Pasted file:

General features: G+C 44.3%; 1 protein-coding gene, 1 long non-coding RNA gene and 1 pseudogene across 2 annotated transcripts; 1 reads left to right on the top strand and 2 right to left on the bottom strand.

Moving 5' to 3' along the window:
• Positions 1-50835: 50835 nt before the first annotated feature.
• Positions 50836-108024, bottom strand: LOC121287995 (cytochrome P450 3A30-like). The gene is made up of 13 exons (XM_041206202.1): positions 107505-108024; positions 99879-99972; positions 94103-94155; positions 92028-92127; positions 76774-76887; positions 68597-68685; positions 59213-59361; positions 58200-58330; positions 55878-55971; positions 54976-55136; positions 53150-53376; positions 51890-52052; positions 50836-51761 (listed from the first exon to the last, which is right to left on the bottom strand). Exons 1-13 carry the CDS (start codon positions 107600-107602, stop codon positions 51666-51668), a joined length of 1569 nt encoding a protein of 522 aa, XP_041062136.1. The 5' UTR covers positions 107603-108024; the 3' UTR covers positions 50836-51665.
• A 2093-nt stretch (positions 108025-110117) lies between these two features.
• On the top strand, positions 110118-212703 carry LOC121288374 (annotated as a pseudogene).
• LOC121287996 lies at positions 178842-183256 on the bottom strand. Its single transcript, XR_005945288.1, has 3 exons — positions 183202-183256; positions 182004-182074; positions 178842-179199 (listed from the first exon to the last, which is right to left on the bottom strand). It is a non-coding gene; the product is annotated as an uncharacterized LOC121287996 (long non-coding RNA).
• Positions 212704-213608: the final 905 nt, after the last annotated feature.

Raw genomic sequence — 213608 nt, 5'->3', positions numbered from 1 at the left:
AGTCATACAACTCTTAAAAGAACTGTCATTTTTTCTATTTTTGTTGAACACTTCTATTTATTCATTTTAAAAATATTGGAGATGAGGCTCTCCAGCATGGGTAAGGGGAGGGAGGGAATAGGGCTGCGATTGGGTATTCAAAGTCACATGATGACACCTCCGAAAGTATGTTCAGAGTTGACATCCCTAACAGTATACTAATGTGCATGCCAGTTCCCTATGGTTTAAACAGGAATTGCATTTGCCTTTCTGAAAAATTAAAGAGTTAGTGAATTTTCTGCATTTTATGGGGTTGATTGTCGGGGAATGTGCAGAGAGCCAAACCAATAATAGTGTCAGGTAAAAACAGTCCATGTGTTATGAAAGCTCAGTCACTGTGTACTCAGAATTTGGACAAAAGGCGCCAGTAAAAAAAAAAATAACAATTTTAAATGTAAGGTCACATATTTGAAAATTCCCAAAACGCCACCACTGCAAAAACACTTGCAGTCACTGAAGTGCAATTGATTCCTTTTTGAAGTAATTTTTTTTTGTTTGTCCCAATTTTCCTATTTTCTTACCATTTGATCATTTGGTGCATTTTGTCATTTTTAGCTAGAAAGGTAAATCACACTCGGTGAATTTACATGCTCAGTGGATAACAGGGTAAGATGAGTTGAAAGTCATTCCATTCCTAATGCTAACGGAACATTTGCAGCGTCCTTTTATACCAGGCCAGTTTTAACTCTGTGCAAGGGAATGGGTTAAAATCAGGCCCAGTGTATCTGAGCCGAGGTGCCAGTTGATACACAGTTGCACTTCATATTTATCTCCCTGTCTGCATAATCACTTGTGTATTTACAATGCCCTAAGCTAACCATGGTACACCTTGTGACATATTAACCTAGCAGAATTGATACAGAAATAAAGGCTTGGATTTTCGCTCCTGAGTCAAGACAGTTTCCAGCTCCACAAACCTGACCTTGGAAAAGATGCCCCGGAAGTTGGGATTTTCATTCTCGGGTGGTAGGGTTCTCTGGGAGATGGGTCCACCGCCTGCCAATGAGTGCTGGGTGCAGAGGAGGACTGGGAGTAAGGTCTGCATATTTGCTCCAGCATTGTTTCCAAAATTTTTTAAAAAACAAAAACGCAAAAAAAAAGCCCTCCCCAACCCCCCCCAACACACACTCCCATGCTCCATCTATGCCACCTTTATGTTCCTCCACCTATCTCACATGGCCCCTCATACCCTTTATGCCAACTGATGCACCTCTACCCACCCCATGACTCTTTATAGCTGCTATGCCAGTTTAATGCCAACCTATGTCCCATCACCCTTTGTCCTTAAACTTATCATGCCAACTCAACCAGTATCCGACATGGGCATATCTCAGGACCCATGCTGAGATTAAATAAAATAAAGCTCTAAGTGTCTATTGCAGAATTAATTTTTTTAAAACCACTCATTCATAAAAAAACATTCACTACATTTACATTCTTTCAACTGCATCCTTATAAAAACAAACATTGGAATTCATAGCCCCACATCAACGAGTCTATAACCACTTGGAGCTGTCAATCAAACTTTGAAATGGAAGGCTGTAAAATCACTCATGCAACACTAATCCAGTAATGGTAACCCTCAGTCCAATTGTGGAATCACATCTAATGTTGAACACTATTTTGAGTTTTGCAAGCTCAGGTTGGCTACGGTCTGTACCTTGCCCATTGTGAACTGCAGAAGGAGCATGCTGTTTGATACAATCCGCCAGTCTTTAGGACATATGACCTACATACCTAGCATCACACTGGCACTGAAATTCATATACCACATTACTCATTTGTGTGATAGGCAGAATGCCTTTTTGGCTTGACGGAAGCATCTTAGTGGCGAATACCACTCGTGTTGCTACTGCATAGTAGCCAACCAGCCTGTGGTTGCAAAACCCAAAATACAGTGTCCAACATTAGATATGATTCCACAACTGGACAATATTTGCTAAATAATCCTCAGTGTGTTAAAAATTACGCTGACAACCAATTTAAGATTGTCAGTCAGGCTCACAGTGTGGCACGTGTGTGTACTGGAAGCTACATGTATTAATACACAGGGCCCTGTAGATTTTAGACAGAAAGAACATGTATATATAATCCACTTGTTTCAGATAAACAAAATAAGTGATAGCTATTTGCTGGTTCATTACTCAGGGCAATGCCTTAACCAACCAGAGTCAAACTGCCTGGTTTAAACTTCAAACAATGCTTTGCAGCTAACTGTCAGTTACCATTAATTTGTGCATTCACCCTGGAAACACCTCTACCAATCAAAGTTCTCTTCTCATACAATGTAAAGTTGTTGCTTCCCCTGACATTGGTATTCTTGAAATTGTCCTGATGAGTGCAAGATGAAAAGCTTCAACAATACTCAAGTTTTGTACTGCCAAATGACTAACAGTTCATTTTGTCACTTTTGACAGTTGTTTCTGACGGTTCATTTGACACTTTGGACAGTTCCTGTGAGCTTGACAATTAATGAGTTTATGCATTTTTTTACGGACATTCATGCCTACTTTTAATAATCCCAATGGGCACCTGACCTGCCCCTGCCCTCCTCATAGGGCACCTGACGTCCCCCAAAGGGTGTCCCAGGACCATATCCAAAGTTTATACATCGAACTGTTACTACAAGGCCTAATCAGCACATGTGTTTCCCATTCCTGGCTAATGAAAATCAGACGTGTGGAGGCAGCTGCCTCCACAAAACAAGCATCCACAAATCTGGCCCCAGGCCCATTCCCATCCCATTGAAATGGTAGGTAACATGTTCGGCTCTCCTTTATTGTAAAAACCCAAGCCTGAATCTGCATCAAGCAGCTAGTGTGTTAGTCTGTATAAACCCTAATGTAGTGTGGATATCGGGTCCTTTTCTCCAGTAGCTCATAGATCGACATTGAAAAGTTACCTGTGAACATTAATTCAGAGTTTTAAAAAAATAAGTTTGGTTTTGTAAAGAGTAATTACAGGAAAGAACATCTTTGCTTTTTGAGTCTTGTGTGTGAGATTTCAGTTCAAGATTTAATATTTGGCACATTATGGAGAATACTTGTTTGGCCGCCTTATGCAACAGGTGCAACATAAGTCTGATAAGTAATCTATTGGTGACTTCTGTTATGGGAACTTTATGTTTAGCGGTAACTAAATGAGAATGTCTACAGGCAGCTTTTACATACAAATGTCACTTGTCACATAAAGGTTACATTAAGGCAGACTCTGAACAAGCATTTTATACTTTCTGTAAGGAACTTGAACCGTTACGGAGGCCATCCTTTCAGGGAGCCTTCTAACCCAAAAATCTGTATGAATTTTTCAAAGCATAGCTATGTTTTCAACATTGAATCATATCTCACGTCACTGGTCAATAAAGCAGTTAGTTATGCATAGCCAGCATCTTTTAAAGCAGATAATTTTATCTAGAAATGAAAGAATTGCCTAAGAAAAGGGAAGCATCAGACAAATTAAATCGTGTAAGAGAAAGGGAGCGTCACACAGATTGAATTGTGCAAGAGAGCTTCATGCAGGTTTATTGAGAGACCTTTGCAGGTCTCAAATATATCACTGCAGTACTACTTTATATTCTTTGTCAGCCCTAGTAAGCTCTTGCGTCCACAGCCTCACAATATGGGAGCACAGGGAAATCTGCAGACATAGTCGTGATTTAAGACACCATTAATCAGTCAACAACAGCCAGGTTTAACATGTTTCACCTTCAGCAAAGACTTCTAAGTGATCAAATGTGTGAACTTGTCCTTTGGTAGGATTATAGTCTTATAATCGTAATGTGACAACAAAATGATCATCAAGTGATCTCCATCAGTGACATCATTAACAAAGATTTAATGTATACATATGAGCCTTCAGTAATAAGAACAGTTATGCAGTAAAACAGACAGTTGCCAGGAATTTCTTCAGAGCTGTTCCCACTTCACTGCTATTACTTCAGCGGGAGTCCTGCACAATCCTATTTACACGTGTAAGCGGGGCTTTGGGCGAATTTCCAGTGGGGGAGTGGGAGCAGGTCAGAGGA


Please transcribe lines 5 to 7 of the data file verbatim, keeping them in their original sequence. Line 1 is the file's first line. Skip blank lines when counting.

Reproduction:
• A 2093-nt stretch (positions 108025-110117) lies between these two features.
• On the top strand, positions 110118-212703 carry LOC121288374 (annotated as a pseudogene).
• LOC121287996 lies at positions 178842-183256 on the bottom strand. Its single transcript, XR_005945288.1, has 3 exons — positions 183202-183256; positions 182004-182074; positions 178842-179199 (listed from the first exon to the last, which is right to left on the bottom strand). It is a non-coding gene; the product is annotated as an uncharacterized LOC121287996 (long non-coding RNA).